I eat a vegan diet and am gluten and soy free. It is definitely possible, if you want any recipes message me. Chickpeas are probably the best invention ever. I've been gluten free for over two years now. It's nearly impossible to eat at restaurants while vegan (except for salad, always check the dressing) but vegeterian would be much easier, if you can handle eggs and dairy. It's fully do-able, and if it's what you want then go for it!
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#6 a1956chill

 
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Posted 20 March 2011 - 12:47 PM

if you can tolerate legumes (beans) vegan or vegetarian is totally doable . I would suggest caution with soy though,

this was one of my favorite recipe web sites when I was vegan
My link
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Gluten free Oct/09
Soy free Nov/10

numerous additional intolerances,, i.e. If it tries to kill me I do not eat it .
After 40+ years of misdiagnoses I was diagnosed with:
Dermatitis Herpetiformis : Positive DH biopsy...... Celiac :based on DH biopsy and diet response.

Osteoporosis before  age 50
Hashimoto's thyroiditis disease .

Diagnosed type 2 Diabetes 

Osteoarthritis

Gilbert's Syndrome , confirmed by gene testing


#7 gf_soph

 
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Posted 20 March 2011 - 07:06 PM

As long as you can cover your nutritional needs there's no reason not to go vegetatrian. Some people go back to meat if they have problems with dairy or soy, but it's a personal choice. Since you aren't eating dairy, you need to make sure you can eat legumes and some soy to replace meat. If you can, you will be fine. I would advise getting your iron and B12 levels checked to make sure they are fine, just because it requires a little more planning to keep those levels strong, and you need to know if you are low to start with.

If you're concerned about inconveniencing your dad, why not learn how to cook a couple of meals that you can freeze, that way when your dad is cooking you can defrost your food and eat any vegetarian part of his meal. Also, once you start making some tasty and filling vegetarian meals you might have a convert. Myself, my mum and sister are vegetarian, and my dad eats meat. He loves veggie meals like dhal and curries, he eats meat a few times a week only.

It is totally possible to be a very healthy vegetarian, just make sure you keep an eye on your nutrition. Your family and friends will come round when they see you eating well and being healthy.
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#8 Fire Fairy

 
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Posted 21 March 2011 - 08:24 AM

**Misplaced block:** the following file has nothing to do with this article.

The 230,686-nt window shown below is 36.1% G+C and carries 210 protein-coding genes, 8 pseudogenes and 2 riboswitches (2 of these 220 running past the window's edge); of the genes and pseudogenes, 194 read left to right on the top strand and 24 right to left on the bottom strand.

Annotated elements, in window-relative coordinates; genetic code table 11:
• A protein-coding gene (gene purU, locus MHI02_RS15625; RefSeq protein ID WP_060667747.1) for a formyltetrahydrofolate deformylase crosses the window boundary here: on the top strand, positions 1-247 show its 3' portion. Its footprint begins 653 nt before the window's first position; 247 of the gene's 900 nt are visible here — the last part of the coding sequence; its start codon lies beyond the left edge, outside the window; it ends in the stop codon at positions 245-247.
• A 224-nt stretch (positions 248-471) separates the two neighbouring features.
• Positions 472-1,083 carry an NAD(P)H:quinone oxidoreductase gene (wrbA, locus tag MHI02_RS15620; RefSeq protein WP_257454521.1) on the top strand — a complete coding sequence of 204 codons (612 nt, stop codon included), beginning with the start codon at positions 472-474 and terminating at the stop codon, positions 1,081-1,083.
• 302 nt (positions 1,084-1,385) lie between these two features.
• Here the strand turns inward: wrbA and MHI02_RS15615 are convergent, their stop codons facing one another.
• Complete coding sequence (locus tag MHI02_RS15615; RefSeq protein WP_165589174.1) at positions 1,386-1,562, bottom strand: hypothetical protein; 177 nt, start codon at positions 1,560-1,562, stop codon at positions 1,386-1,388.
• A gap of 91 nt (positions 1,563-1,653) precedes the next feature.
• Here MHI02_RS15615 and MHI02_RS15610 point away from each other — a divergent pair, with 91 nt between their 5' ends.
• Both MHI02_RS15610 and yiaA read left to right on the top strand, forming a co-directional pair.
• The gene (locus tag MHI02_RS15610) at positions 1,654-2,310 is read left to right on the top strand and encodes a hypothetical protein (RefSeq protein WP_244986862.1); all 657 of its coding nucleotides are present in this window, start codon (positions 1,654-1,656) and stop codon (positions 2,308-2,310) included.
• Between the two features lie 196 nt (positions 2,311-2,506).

Thank you all! I really appreciate all the insight and support. You have been very encouraging. Hopefully I can add back dairy sometime. I can tolerate beans very well. (knock on wood) I want to go vegetarian both for the animals and my health.
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If you over-salt a dish while you are cooking, that's too bad. Please recite with me the real woman's motto: 'I made it, you will eat it and I don't care how bad it tastes!'-unknown

#9 Fire Fairy

 
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Posted 21 March 2011 - 08:25 AM

if you can tolerate legumes (beans) vegan or vegetarian is totally doable . I would suggest caution with soy though,

this was one of my favorite recipe web sites when I was vegan
My link


Thanks for the link. :)
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If you over-salt a dish while you are cooking, that's too bad. Please recite with me the real woman's motto: 'I made it, you will eat it and I don't care how bad it tastes!'-unknown

#10 Fire Fairy

 
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Posted 21 March 2011 - 08:26 AM

I eat a vegan diet and am gluten and soy free. It is definitely possible, if you want any recipes message me. Chickpeas are probably the best invention ever. I've been gluten free for over two years now. It's nearly impossible to eat at restaurants while vegan (except for salad, always check the dressing) but vegeterian would be much easier, if you can handle eggs and dairy. It's fully do-able, and if it's what you want then go for it!


Thank you. I might just take you up on some recipes soon. :)
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If you over-salt a dish while you are cooking, that's too bad. Please recite with me the real woman's motto: 'I made it, you will eat it and I don't care how bad it tastes!'-unknown

#11 crimbles

 
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Posted 22 March 2011 - 07:53 AM